TABO GOUDSWAARD is a social designer. He graduated in 2009 from the Gerrit Rietveld Academie in Amsterdam, department of Fine Arts (DOGtime). He develops artistic strategies for (bogged down) social issues. He is currently structurally affiliated with Geen Kunst, advisories to management consultancy bureau Twynstra Gudde, whereby artists and advisors work together to achieve the greatest possible impact on societal issues. Goudswaard is also the initiator of public research project SocialDesignForWickedProblems – it is within the framework of this investigation that Sjaak Langenberg & Rosé de Beer worked on the societal issue ‘financial unconsciousness’ which was submitted by ING Insurance/Nationale Nederlanden.

These ‘intermediaries’ reflect on the work of Langenberg & De Beer. They will show how they, each in their own way, act as translators and guides between the world of art and the world in which they themselves operate. The Rietveld Research Residency is a joint initiative of the Gerrit Rietveld Academie and the Mondriaan Fund. It offers artists the opportunity to focus on a research project. In 2012 Langenberg and De Beer were affiliated for two days a week with the Sandberg Instituut, the Rietveld Academy's institute for master programmes.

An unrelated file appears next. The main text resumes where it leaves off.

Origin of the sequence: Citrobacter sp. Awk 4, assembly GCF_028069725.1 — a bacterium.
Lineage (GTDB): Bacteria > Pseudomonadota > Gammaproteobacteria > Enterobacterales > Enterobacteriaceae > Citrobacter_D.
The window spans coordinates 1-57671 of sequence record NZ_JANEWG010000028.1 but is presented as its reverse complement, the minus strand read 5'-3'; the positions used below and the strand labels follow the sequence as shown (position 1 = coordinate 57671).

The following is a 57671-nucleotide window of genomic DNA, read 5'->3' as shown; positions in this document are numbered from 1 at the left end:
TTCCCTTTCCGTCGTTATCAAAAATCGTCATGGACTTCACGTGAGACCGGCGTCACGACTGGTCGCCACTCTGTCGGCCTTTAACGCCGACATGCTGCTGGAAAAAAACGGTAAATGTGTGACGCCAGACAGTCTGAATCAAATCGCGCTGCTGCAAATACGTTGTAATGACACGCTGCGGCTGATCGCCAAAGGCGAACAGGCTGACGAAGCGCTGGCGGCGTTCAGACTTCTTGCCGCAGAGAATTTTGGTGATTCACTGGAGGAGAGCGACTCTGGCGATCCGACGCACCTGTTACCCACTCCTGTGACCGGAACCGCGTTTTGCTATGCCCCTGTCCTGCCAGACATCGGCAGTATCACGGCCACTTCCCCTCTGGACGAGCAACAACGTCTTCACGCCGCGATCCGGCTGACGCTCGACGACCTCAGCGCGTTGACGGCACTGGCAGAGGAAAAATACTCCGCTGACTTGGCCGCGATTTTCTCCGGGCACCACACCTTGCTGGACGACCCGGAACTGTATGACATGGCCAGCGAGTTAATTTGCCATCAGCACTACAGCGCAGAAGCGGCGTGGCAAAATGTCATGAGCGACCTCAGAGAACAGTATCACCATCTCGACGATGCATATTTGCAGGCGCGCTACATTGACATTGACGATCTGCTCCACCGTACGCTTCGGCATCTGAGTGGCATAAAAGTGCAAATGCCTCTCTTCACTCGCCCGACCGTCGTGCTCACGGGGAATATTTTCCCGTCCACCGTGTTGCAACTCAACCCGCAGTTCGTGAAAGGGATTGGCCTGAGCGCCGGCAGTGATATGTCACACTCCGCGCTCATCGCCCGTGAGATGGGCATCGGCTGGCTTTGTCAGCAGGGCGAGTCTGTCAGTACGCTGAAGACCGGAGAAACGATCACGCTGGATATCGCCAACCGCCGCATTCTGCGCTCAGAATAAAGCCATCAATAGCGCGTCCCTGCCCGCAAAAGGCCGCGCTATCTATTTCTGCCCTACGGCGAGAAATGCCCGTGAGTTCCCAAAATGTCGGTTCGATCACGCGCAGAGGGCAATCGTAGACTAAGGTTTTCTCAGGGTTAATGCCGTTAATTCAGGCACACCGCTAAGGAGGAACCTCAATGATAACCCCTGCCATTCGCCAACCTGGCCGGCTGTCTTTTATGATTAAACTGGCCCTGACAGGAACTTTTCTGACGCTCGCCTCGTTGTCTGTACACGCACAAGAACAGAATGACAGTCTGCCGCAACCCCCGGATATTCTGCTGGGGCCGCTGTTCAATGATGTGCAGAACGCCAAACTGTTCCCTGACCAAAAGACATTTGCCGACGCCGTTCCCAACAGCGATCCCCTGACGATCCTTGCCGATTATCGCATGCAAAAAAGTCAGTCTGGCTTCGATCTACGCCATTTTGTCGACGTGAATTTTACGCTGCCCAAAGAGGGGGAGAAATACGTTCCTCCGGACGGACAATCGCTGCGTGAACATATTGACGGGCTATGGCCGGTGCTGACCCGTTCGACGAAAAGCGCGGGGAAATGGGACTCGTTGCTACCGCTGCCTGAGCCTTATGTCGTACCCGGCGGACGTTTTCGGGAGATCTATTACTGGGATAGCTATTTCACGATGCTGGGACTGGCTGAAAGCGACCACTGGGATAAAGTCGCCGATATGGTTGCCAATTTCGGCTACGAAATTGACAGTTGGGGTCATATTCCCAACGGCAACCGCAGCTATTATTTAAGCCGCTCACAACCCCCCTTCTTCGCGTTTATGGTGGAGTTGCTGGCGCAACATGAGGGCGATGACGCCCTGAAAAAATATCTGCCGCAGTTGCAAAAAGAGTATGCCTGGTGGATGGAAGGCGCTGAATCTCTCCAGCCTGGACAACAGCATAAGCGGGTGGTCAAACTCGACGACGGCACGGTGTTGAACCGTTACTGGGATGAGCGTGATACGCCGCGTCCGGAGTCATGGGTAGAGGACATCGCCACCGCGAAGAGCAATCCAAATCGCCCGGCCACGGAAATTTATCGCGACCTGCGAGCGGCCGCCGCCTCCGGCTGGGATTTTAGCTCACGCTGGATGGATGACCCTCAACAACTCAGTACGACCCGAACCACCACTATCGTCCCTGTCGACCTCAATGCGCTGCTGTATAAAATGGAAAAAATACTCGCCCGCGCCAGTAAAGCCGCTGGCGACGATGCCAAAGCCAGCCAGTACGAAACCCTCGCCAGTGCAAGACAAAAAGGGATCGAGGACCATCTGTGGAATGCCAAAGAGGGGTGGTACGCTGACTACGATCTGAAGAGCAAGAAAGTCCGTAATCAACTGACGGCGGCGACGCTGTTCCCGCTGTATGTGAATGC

About Rietveld Research Residency

Since January 2012 artist and essayist Sjaak Langenberg (b. 1968) and designer Rosé de Beer (b. 1965) took up their places as the new Rietveld Research Residents. They succeeded Henri Jacobs, who brought his Surface Research project to a close with an exhibition and a book. Established by the Gerrit Rietveld Academie in collaboration with the Mondriaan Fund, the Rietveld Research Residency (RRR) is a research position for artists. Langenberg & De Beer are associated for two days a week with the Sandberg Instituut, the Rietveld Academie’s institute for master programmes. Follow their research on Facebook.

Also attached to the Academie, since September 2010, is philosopher and writer Ann Meskens (b. 1965). She will working on a new publication at the Academie two days a week.